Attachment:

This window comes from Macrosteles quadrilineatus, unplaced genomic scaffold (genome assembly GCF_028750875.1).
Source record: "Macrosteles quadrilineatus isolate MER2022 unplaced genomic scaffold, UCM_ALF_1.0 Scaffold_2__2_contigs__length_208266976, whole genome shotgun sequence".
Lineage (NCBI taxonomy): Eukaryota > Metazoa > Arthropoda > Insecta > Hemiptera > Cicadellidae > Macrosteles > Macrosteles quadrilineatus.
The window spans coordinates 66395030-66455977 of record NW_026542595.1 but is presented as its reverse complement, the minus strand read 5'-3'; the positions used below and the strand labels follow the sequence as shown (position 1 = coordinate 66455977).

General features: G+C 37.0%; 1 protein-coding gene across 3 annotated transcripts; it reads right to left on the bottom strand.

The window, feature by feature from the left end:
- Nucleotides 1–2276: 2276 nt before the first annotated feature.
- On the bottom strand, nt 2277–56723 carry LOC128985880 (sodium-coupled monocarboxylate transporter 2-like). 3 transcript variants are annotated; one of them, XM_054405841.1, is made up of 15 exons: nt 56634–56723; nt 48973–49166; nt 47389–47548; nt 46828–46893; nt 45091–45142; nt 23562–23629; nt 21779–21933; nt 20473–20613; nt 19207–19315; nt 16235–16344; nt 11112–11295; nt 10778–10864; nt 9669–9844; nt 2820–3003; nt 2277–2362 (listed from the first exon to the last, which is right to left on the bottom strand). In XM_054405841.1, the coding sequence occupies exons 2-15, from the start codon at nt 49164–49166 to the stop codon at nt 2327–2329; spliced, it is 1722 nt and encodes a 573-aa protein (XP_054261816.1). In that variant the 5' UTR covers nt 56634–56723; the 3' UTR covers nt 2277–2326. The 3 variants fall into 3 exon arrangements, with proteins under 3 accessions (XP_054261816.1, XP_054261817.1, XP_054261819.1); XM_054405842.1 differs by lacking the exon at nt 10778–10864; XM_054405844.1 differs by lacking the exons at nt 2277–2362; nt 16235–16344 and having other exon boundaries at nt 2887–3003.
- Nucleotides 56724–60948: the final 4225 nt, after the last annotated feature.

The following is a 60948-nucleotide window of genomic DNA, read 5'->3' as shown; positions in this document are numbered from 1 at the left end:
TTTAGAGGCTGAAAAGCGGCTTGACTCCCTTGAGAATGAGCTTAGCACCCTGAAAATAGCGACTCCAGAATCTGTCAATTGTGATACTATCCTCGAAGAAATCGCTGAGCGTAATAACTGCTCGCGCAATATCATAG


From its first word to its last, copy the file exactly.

This window comes from Macrosteles quadrilineatus, unplaced genomic scaffold (genome assembly GCF_028750875.1).
Source record: "Macrosteles quadrilineatus isolate MER2022 unplaced genomic scaffold, UCM_ALF_1.0 Scaffold_2__2_contigs__length_208266976, whole genome shotgun sequence".
Lineage (NCBI taxonomy): Eukaryota > Metazoa > Arthropoda > Insecta > Hemiptera > Cicadellidae > Macrosteles > Macrosteles quadrilineatus.
The window spans coordinates 66395030-66455977 of record NW_026542595.1 but is presented as its reverse complement, the minus strand read 5'-3'; the positions used below and the strand labels follow the sequence as shown (position 1 = coordinate 66455977).

General features: G+C 37.0%; 1 protein-coding gene across 3 annotated transcripts; it reads right to left on the bottom strand.

The window, feature by feature from the left end:
- Nucleotides 1–2276: 2276 nt before the first annotated feature.
- On the bottom strand, nt 2277–56723 carry LOC128985880 (sodium-coupled monocarboxylate transporter 2-like). 3 transcript variants are annotated; one of them, XM_054405841.1, is made up of 15 exons: nt 56634–56723; nt 48973–49166; nt 47389–47548; nt 46828–46893; nt 45091–45142; nt 23562–23629; nt 21779–21933; nt 20473–20613; nt 19207–19315; nt 16235–16344; nt 11112–11295; nt 10778–10864; nt 9669–9844; nt 2820–3003; nt 2277–2362 (listed from the first exon to the last, which is right to left on the bottom strand). In XM_054405841.1, the coding sequence occupies exons 2-15, from the start codon at nt 49164–49166 to the stop codon at nt 2327–2329; spliced, it is 1722 nt and encodes a 573-aa protein (XP_054261816.1). In that variant the 5' UTR covers nt 56634–56723; the 3' UTR covers nt 2277–2326. The 3 variants fall into 3 exon arrangements, with proteins under 3 accessions (XP_054261816.1, XP_054261817.1, XP_054261819.1); XM_054405842.1 differs by lacking the exon at nt 10778–10864; XM_054405844.1 differs by lacking the exons at nt 2277–2362; nt 16235–16344 and having other exon boundaries at nt 2887–3003.
- Nucleotides 56724–60948: the final 4225 nt, after the last annotated feature.

The following is a 60948-nucleotide window of genomic DNA, read 5'->3' as shown; positions in this document are numbered from 1 at the left end:
TTTAGAGGCTGAAAAGCGGCTTGACTCCCTTGAGAATGAGCTTAGCACCCTGAAAATAGCGACTCCAGAATCTGTCAATTGTGATACTATCCTCGAAGAAATCGCTGAGCGTAATAACTGCTCGCGCAATATCATAG